The choice between owning and renting commercial real estate might seem to be a daunting one. However, it comes down to three factors -- what it costs up front, what it costs over time and the suitability of the space and the occupancy structure over the long term.
Generally, leasing has a lower initial cost. Leases require security deposits, but not down payments. In addition, the landlord may make tenant improvement assistance available, further lowering the cost of moving in. Purchasing a building involve the cost of due diligence and inspections, the down payment, sourcing the loan, and tenant improvements.
Generally, commercial real estate prices and rental rates move in similar directions. When property prices are low, rents usually go down. On the other hand, times when rents are high frequently also feature high property values. This can take market timing out of the equation since, frequently, the best time to buy is also the best time to lease.
Comparing lease and mortgage payment might seem like simple math, but leases have an additional variable. While a fixed-rate loan's payments won't change, and the worst case scenario for most variable-rate commercial mortgages is easy to calculate, leasing has an element of unpredictability. If your lease arrangement doesn't have fixed increases throughout its life and into the option periods, you could end up at the mercy of the market.
Expense responsibilities can also vary. When you own a piece of commercial real estate, you have to pay for all of its operating costs and make needed capital repairs and improvements. If the space needs reconfiguration, it's also your responsibility. The situation with leased space varies, though. Triple net leases typically leave you responsible for all of a building's operating expenses, but leave the landlord paying some or all of the capital costs related to owning it. If you can time your reconfigurations to when your leases come up for renewal, you might also be able to get your landlord to contribute to the cost as a way to get you to renew your lease with him.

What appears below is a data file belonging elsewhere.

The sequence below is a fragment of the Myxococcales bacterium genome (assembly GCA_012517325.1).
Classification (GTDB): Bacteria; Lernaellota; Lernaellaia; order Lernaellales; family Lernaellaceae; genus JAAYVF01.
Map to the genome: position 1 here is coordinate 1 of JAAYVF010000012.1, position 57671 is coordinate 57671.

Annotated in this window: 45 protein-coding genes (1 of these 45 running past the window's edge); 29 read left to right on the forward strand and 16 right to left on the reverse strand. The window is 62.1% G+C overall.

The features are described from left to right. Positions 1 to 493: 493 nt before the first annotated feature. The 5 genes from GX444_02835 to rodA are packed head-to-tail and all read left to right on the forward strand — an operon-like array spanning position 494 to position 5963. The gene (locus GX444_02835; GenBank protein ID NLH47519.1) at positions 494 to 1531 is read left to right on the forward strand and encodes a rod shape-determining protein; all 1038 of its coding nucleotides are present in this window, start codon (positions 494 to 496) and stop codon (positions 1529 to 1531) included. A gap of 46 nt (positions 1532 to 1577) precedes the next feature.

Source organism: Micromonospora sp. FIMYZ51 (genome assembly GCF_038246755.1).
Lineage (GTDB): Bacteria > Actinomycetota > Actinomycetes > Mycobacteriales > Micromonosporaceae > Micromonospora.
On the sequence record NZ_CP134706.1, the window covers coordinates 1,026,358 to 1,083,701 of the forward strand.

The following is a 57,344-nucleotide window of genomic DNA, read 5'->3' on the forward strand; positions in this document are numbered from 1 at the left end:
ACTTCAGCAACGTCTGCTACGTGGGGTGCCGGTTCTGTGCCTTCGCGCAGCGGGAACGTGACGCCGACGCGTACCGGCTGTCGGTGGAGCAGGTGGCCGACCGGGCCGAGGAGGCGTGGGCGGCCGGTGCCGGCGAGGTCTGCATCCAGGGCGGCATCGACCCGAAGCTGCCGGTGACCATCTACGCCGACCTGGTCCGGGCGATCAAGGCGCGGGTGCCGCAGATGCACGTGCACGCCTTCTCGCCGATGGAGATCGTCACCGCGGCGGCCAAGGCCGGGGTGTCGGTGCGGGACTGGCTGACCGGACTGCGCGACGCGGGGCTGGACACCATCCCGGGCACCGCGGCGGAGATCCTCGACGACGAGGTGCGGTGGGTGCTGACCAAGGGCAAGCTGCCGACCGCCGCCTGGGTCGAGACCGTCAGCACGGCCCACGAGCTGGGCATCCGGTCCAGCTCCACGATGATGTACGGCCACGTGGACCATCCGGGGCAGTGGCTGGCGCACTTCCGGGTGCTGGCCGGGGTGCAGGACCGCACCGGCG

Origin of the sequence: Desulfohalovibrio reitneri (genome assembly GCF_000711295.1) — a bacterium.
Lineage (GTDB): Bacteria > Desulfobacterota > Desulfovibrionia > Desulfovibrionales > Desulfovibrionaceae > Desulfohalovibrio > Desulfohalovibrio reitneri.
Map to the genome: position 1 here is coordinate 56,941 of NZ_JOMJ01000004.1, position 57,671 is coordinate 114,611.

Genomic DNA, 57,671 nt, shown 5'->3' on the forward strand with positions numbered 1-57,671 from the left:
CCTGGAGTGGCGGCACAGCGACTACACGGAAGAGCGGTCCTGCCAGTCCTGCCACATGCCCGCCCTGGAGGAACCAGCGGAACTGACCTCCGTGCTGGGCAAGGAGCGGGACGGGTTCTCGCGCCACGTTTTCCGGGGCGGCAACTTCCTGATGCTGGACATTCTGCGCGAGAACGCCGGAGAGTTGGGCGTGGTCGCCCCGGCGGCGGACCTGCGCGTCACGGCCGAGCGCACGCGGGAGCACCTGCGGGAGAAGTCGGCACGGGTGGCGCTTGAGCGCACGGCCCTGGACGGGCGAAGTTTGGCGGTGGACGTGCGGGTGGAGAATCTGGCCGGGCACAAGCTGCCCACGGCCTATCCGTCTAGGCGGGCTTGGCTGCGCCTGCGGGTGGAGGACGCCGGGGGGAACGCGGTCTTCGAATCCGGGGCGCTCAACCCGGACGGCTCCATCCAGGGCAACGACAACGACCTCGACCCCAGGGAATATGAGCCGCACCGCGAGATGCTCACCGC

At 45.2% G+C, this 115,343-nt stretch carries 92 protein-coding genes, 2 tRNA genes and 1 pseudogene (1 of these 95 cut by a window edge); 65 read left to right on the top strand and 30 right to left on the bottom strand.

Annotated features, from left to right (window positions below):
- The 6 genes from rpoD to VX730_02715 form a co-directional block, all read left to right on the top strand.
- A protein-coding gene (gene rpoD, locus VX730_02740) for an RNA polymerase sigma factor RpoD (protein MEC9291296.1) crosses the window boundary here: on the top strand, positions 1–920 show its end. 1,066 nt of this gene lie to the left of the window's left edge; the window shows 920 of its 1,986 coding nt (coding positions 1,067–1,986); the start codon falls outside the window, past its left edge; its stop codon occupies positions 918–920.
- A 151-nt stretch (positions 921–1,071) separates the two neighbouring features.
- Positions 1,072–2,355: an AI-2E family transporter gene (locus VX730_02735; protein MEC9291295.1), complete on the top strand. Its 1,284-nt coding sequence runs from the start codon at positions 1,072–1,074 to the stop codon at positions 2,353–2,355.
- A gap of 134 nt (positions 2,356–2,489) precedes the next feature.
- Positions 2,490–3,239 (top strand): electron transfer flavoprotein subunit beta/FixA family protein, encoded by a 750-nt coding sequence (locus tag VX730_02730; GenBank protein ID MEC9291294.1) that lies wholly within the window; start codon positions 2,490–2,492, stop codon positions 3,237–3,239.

For many commercial real estate users, the decision between leasing and owning comes down to what they think will happen in the far-off future. Over a long period of time -- measured in decades -- it is usually less expensive to own than to rent. However, if your company's needs are likely to change 10, 15 or 20 years from now, the flexibility that you can get from leasing may tip the balance in its favor.
Many factors go into the own vs. rent decision. The first step in determining which is best for your company is to retain an experienced commercial real estate broker. He can help you calculate short- and long-term costs as well as provide an unbiased third-party view of your company and its commercial real estate needs. Once you have made your decision, he can also help you find the perfect for-lease or for-sale site for your business.